Painkillers For Toothache – The Dentist’s Opinion

Painkillers For Toothache

A sharp, throbbing ache sweeps through your mouth, as the pain from your toothache reaches unbearable levels. You’ve tried gargling with salt water, have applied a cold compress, and even brewed yourself some peppermint tea, yet despite this and the over-the-counter painkillers you took an hour ago, the twinging remains. If your painkillers aren’t working for your toothache, you may be wondering if you’ve even taken the strongest toothache medicine available, and if you have, what you’re supposed to do about the pain. Let’s jump in and look at the advice directly from dentists on the reasons for toothaches, potential complications, available medicines, and what to do next.

9 Reasons You May Be Experiencing A Toothache

Without a trip to the dentist, figuring out why your tooth is aching is going to be tough to do. While you may be able to tell how severe the pain is on a scale of mild to extreme, knowing the root cause can be tricky if you’re not well-informed on the health of your teeth. Your toothache could be caused by a number of different reasons:

1.  There is tooth decay present.  Tooth decay or cavities are caused by a buildup of plaque, which contains bacteria that attacks your teeth’s enamel. Sugary and acidic foods/beverages can also erode away at your enamel, leading to a weakened and damaged tooth. As bacteria thrives in this weakened area, the tooth becomes vulnerable to decay, as the enamel can no longer protect the tooth or its nerve endings. As a result, you can experience toothaches from hot and cold foods/beverages, and sharp, painful sensations if the decay reaches down to the roots of your teeth.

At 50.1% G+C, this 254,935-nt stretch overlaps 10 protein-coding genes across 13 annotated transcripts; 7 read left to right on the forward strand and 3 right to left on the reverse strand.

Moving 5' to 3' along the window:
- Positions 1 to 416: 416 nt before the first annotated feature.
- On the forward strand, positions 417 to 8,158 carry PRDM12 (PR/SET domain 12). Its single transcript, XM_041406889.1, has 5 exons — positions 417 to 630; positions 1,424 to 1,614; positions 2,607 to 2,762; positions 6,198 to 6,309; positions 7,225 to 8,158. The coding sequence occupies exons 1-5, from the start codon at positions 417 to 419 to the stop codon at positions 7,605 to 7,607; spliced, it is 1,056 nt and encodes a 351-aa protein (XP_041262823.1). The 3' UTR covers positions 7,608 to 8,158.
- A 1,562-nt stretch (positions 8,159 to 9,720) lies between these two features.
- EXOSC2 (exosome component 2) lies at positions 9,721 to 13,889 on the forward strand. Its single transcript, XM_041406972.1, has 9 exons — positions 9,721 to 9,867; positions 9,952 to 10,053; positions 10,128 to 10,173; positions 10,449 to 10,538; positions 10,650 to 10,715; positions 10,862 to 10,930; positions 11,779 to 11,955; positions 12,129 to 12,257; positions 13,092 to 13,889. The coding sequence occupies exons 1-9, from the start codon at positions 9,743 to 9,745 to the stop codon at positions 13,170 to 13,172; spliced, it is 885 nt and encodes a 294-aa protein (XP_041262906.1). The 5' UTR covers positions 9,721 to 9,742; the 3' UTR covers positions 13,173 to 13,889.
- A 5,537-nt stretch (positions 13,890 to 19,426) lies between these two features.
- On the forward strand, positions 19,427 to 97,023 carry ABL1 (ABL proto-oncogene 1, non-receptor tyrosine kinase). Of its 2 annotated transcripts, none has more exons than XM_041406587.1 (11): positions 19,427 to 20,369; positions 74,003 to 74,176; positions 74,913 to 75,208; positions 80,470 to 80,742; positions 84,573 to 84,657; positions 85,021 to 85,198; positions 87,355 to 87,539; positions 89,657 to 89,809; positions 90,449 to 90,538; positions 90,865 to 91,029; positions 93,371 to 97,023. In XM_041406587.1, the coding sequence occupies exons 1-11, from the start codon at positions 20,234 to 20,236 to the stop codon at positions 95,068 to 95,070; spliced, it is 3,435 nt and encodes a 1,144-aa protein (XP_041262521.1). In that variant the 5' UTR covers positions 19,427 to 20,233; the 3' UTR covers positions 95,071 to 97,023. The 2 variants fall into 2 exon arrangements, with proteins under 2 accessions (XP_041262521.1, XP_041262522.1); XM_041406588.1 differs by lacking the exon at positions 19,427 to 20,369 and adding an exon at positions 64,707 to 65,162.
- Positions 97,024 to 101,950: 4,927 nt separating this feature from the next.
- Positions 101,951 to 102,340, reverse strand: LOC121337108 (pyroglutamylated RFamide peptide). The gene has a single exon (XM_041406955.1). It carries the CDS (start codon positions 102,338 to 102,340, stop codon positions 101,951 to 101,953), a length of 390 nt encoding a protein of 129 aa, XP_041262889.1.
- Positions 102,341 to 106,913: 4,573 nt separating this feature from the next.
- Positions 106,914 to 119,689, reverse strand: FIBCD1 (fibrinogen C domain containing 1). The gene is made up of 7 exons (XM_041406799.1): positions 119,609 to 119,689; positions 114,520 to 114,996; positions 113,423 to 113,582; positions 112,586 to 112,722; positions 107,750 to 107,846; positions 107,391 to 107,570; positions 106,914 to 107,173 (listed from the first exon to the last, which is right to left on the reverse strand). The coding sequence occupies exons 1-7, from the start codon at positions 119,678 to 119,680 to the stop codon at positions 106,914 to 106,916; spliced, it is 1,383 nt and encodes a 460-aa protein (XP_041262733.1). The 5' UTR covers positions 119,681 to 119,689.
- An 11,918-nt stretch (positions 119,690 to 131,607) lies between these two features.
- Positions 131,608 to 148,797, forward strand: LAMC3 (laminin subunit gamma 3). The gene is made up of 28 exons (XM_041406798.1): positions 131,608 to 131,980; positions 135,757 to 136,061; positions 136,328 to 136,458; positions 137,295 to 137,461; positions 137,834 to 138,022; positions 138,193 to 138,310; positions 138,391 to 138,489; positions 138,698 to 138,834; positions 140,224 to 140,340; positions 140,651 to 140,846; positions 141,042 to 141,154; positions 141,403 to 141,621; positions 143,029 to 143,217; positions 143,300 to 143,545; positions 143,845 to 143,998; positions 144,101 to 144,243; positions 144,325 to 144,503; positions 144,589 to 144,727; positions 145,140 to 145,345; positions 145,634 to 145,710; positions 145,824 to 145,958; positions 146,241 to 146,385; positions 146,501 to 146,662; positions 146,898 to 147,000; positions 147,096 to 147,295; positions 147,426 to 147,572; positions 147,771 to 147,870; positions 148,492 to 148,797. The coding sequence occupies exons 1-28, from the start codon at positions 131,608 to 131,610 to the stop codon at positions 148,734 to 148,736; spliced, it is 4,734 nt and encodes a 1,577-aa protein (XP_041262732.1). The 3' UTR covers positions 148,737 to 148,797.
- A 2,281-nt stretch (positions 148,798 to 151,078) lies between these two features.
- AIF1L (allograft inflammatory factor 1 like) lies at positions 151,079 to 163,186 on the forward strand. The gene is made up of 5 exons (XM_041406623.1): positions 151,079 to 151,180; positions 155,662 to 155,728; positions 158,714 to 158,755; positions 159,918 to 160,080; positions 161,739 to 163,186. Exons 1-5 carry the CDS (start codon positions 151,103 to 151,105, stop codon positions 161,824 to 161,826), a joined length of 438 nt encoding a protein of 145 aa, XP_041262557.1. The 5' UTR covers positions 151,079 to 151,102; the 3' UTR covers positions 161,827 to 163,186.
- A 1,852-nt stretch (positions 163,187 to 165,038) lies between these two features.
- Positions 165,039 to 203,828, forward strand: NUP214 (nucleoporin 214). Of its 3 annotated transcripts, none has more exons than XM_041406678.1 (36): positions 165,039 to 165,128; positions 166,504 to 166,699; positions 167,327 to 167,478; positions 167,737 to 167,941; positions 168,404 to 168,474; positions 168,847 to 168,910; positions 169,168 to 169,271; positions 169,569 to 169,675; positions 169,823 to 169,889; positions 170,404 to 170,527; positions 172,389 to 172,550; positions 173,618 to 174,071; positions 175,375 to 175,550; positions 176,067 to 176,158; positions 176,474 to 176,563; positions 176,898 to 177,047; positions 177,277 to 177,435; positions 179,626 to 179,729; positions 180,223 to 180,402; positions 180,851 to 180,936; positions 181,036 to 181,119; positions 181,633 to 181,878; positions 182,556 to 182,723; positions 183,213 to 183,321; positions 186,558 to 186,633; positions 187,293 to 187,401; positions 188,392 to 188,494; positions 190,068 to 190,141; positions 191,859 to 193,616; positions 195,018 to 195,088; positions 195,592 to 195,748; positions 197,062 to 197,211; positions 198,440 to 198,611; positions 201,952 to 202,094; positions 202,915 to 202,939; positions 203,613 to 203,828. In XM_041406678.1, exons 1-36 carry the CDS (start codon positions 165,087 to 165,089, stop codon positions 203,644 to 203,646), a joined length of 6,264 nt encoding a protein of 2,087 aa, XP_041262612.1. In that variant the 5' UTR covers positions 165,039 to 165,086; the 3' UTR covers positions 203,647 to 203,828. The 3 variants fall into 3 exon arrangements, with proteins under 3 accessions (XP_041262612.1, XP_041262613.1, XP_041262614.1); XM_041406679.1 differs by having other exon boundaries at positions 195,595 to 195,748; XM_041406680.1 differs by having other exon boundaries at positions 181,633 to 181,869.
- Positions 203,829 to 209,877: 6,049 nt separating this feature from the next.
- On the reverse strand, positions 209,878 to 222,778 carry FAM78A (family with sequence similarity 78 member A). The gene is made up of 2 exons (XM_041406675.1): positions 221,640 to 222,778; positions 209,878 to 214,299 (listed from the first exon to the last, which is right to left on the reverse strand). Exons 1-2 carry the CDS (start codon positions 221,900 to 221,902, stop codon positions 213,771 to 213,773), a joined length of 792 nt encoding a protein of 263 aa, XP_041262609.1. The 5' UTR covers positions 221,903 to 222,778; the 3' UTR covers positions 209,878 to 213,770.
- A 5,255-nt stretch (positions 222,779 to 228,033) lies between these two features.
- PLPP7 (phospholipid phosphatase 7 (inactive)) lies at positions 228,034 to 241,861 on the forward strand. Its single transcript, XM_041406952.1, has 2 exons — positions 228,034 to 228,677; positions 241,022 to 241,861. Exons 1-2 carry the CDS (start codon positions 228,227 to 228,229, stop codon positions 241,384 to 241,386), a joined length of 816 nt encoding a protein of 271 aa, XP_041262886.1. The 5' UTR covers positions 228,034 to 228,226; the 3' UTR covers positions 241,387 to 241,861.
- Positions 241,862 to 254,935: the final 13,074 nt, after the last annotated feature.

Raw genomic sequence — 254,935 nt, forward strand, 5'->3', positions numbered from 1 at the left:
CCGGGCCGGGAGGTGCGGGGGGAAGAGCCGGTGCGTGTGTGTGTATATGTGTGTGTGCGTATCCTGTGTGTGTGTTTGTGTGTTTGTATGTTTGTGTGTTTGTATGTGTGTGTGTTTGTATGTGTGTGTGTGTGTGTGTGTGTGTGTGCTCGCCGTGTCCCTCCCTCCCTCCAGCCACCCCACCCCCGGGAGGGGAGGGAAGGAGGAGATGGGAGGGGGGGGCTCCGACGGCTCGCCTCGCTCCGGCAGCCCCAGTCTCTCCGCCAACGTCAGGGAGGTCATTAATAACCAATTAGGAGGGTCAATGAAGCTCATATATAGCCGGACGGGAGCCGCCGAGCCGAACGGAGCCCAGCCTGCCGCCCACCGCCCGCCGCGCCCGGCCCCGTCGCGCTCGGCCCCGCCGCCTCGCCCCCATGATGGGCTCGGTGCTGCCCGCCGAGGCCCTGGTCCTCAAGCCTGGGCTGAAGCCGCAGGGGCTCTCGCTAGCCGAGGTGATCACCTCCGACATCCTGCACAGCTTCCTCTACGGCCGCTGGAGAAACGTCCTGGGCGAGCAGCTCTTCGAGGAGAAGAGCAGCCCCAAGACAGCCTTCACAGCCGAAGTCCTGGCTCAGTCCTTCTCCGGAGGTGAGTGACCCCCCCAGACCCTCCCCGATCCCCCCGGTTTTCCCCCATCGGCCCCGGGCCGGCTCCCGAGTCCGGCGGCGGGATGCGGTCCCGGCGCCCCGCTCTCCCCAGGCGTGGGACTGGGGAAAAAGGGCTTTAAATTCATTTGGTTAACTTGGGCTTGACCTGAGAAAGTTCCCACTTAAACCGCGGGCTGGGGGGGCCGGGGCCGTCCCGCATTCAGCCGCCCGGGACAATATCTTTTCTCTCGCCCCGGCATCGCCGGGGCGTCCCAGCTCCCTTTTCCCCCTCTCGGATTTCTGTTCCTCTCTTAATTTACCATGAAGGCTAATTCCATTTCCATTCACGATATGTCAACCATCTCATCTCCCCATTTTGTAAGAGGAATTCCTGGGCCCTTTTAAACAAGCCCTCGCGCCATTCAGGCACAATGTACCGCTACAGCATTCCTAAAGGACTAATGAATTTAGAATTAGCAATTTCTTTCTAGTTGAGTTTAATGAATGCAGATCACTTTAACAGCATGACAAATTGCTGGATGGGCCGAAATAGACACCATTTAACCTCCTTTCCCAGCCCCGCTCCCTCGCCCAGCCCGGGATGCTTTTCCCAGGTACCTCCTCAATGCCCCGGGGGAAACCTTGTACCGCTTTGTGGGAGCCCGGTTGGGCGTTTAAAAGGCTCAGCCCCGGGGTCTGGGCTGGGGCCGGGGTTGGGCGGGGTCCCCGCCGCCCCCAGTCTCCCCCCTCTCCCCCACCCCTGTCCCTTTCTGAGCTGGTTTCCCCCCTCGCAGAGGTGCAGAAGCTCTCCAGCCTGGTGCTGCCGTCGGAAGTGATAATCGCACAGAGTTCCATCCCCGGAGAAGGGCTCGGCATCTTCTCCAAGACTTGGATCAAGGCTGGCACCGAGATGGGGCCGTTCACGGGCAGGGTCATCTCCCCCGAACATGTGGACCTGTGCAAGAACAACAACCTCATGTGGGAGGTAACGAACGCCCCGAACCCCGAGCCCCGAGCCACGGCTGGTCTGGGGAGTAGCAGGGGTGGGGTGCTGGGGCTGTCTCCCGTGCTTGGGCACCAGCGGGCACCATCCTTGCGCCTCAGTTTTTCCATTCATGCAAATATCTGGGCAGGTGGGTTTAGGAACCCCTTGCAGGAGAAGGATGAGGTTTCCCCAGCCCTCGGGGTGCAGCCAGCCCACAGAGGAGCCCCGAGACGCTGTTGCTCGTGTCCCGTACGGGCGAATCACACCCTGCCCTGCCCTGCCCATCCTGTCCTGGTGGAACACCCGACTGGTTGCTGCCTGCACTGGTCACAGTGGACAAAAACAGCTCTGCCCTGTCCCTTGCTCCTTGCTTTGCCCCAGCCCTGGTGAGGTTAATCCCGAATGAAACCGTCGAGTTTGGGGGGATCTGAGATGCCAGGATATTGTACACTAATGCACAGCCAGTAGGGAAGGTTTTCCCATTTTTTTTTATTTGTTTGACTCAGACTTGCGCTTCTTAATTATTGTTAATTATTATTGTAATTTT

2. You have an infection or abscessed tooth. If you have a bacterial infection in the gums, or an abscess - which is an infection at the base of your teeth’s roots - you can experience a very painful toothache. Signs of this include hot/cold sensitivity, visible swelling in your gums, swollen lymph nodes, and a bad taste in your mouth. If left untreated, this can spread to other areas of the body and cause serious complications.

3. A tooth has been injured. If you’ve recently experienced trauma or an injury to the head, face, or jaw, then an injured tooth could be the cause of your toothache. If the injury damages the nerve endings and tissue around the area, this can lead to inflammation, pain, and discomfort. If you don’t notice that a tooth has been injured, and infection sets in, this can also lead to a toothache.